Favorite quote: "If by that you mean that I dislike celebrity magazines, prefer food to anorexia, refuse to watch TV shows about models, and hate the color pink, then yes. I am proud to be not really a girl."

Recommend: It was likeable enough, so if you think it might be your kind of book, go ahead. Also, it has a tone of good reviews, so maybe I'm just the odd one out. Again.


duminică, 22 decembrie 2013

Review: The Red Pyramid

7090447 Title: The Red Pyramid
Author: Rick Riordan
First Published: May 4th 2010
Pages: 514

Since their mother's death, Carter and Sadie have become near strangers. While Sadie has lived with her grandparents in London, her brother has traveled the world with their father, the brilliant Egyptologist, Dr. Julius Kane.

One night, Dr. Kane brings the siblings together for a "research experiment" at the British Museum, where he hopes to set things right for his family. Instead, he unleashes the Egyptian god Set, who banishes him to oblivion and forces the children to flee for their lives.




I just want to say sorry in advance, because I'm quite sure this review will either be pretty confusing, or will eventually turn into a rumble. And now that I got that out of the way, enjoy the fangirling. (God, I hope it won't come to it)

Plot: For those of you (us) who are fans of Percy Jackson, but not only for those, of course, Rick Riordan brought another magic-is-real, what-the-hell-did-my-life-just-become, will-I-survive-to-see-tomorrow adventure type of book. Set in the same parallel reality as the aforementioned series, The Red Pyramid deals with a new mythology, new rules and new gods. Introducing a brother and sister duo, with an unfortunate relantionship and ready-to-be-messed-up lives, this first installment in The Kane Chronicles will take you from London to Brooklyn to Cairo in a seemingly impossible quest to save the world, stay alive and reinforce a type of magic banished thousands of years ago. To keep the story simple, Sadie and Carter were separated six years ago, after their mother's death and after a long custody battle. Now Sadie has a normal life in London, with her boring, father-hating grandparents, while Carter travels the world with their only remaining parent, famous egyptologist Julius Kanes. She only gets to see her father twice a year, which makes their family relationships quite strained. But this all ends on Christmas Eve, one of the visitation days, when Dr. Kane decides it's time to set mysterious things right. Unfortunately, this ends with his disappearance, a blown-to-pieces Rosetta Stone, five gods of Egypt unleashed, and the fate of the world on the shoulder of his two kids. Now Sadie and Carter have to save the world from being taken over by the God of Chaos, Set. All while being hosts for two other temperamental gods, going to live with an unknown uncle, finding out they're Blood of the Pharaohs and learning about their family appartanence to an Ancient Egyptian magic society named the House of Life.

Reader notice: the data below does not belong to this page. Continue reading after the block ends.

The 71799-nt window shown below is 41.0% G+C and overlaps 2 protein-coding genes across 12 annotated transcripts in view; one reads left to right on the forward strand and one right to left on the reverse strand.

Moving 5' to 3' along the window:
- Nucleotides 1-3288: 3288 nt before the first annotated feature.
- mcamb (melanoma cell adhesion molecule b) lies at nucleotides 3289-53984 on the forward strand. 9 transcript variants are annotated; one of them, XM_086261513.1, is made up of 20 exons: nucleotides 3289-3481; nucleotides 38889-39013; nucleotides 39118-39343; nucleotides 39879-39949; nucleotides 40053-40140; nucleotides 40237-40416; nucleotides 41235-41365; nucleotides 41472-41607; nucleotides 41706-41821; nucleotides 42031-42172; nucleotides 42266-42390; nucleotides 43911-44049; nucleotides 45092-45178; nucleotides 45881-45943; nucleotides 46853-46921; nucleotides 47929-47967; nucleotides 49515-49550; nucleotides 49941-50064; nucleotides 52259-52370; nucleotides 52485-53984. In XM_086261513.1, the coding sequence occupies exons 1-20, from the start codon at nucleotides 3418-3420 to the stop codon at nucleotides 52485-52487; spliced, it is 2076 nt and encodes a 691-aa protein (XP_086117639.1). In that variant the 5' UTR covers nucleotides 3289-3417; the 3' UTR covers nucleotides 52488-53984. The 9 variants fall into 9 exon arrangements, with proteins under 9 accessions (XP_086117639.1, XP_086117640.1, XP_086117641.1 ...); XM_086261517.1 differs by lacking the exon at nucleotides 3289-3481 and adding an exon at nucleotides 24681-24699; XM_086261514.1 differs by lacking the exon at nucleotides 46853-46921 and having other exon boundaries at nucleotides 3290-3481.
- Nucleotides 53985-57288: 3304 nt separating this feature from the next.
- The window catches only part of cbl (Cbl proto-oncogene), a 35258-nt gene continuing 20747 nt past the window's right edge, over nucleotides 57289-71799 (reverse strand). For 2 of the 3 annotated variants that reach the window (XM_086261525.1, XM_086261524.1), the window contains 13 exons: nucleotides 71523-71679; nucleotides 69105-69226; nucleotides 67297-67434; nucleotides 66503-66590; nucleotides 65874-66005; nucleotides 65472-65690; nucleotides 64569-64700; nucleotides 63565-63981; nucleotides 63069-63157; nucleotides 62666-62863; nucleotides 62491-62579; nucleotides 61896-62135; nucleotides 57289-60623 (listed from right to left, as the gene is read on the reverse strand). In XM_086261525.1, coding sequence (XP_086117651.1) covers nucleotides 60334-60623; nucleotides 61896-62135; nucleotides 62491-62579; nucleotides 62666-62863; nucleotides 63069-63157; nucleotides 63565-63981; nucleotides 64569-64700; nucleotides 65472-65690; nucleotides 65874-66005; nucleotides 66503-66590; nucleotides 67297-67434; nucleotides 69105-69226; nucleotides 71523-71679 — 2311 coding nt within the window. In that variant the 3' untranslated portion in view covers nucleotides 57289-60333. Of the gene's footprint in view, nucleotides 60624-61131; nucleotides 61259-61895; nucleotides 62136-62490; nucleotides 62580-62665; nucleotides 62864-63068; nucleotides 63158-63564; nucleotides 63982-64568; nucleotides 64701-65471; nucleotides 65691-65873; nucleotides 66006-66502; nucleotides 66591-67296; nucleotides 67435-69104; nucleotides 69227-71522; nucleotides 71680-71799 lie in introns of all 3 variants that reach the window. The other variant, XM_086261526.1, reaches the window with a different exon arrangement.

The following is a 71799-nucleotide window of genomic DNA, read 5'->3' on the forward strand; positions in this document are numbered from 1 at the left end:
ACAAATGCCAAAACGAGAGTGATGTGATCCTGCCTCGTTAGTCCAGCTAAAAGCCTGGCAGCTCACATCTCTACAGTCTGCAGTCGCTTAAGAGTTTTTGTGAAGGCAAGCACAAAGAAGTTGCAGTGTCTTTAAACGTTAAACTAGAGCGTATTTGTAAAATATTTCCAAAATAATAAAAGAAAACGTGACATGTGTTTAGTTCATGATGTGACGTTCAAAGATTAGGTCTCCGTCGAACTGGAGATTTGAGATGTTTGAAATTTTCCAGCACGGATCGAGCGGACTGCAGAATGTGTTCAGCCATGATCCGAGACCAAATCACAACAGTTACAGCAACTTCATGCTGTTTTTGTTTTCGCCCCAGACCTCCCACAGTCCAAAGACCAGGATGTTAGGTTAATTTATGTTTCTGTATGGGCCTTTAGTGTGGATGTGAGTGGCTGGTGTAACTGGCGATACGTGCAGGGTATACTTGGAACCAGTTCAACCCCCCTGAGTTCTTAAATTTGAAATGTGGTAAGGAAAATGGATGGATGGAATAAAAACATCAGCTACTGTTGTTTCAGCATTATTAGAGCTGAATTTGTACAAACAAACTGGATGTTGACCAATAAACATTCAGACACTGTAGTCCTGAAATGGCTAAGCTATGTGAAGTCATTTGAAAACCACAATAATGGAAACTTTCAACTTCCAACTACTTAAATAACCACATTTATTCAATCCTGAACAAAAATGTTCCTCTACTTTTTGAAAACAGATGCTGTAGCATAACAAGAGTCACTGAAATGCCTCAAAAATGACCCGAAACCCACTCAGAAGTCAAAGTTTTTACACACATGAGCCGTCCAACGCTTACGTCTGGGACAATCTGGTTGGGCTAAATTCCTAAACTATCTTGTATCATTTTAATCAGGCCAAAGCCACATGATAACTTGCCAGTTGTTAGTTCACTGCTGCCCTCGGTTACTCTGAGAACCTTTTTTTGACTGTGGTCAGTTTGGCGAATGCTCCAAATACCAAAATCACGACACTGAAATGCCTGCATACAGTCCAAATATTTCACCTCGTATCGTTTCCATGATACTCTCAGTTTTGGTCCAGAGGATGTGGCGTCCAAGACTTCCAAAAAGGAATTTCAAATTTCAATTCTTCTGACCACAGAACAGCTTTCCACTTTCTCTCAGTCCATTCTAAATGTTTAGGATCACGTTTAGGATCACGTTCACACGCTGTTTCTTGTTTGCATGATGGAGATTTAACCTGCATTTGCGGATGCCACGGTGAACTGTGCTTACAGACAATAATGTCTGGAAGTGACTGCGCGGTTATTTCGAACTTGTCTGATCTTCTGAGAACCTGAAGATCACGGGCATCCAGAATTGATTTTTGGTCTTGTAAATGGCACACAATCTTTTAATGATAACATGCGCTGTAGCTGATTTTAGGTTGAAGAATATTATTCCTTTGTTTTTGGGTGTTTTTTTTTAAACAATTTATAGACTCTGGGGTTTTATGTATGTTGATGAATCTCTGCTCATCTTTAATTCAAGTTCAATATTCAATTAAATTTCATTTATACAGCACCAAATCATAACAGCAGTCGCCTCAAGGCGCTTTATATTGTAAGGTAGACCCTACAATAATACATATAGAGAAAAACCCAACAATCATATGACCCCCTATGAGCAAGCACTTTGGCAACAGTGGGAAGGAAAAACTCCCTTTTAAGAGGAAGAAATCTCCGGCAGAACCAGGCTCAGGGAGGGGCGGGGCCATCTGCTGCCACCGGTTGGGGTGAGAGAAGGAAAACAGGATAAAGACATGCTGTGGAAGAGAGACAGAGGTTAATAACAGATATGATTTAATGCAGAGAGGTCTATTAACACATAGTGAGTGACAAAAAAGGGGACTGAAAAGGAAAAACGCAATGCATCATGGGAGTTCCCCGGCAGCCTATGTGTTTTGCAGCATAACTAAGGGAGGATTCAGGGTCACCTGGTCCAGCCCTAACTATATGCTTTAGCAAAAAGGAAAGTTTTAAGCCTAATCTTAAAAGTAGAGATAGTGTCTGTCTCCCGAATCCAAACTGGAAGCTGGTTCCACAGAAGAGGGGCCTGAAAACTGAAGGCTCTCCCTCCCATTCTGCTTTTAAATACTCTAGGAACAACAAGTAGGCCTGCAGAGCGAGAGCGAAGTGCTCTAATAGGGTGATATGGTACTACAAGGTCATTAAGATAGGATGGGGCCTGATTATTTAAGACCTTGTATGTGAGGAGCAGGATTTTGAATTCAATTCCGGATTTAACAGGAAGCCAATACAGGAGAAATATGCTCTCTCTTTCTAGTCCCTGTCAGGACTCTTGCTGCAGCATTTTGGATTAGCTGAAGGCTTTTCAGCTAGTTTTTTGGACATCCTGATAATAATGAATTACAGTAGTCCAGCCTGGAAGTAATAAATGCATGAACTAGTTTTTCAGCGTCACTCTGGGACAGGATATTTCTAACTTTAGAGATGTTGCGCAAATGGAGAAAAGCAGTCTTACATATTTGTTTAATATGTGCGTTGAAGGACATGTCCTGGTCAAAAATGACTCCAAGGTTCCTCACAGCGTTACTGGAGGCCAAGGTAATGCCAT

Characters: Like Percy Jackson and the Olympians, The Red Pyramid is also told from a first person perspective. This time, however, Sadie and Carter are both narrating, which adds to the hilarity of the story. Personally, I like Sadie's point of view better, not because she's a girl, but because she's sarcastic, and witty and she just reminds me of myself quite a lot. Also, Sadie's point of view has Anubis (God of Funerals, pretty hot God of Funerals), so you can't really blame a girl for her preferences. But, letting my biased reasons apart, she is a strong character, has some really cool powers seeing how she hosts Isis, and I just became attached to her pretty quickly. As for Carter, he is more on the geeky side, knows a lot about Ancient Egypt and he developes some impresive combat abilities, being the Eye of Horus and all that jazz. Their relantionship is rocky at best, they haven't seen each other more than a few times in the last years, honestly, they are near strangers. But I enjoyed seeing how the realisation that they are all that is left of their family brings them closer, makes them want to protect each other. You can see that behind the facade, they are just children, unsure of their powers, not knowing who to trust, missing their mother, in Sadie's case, missing her father also. Wanting to impress him, attract his attention. There's a nice assortment of secondary characters, too, like Zia Rashid, a young magician of the House of Life, Iskandar, the Chief Lector, whose appearance is brief, but whom I really liked as a character and also, why not, Michel Desjardins, the second most powerful magician in the world, who's quite interesting, too.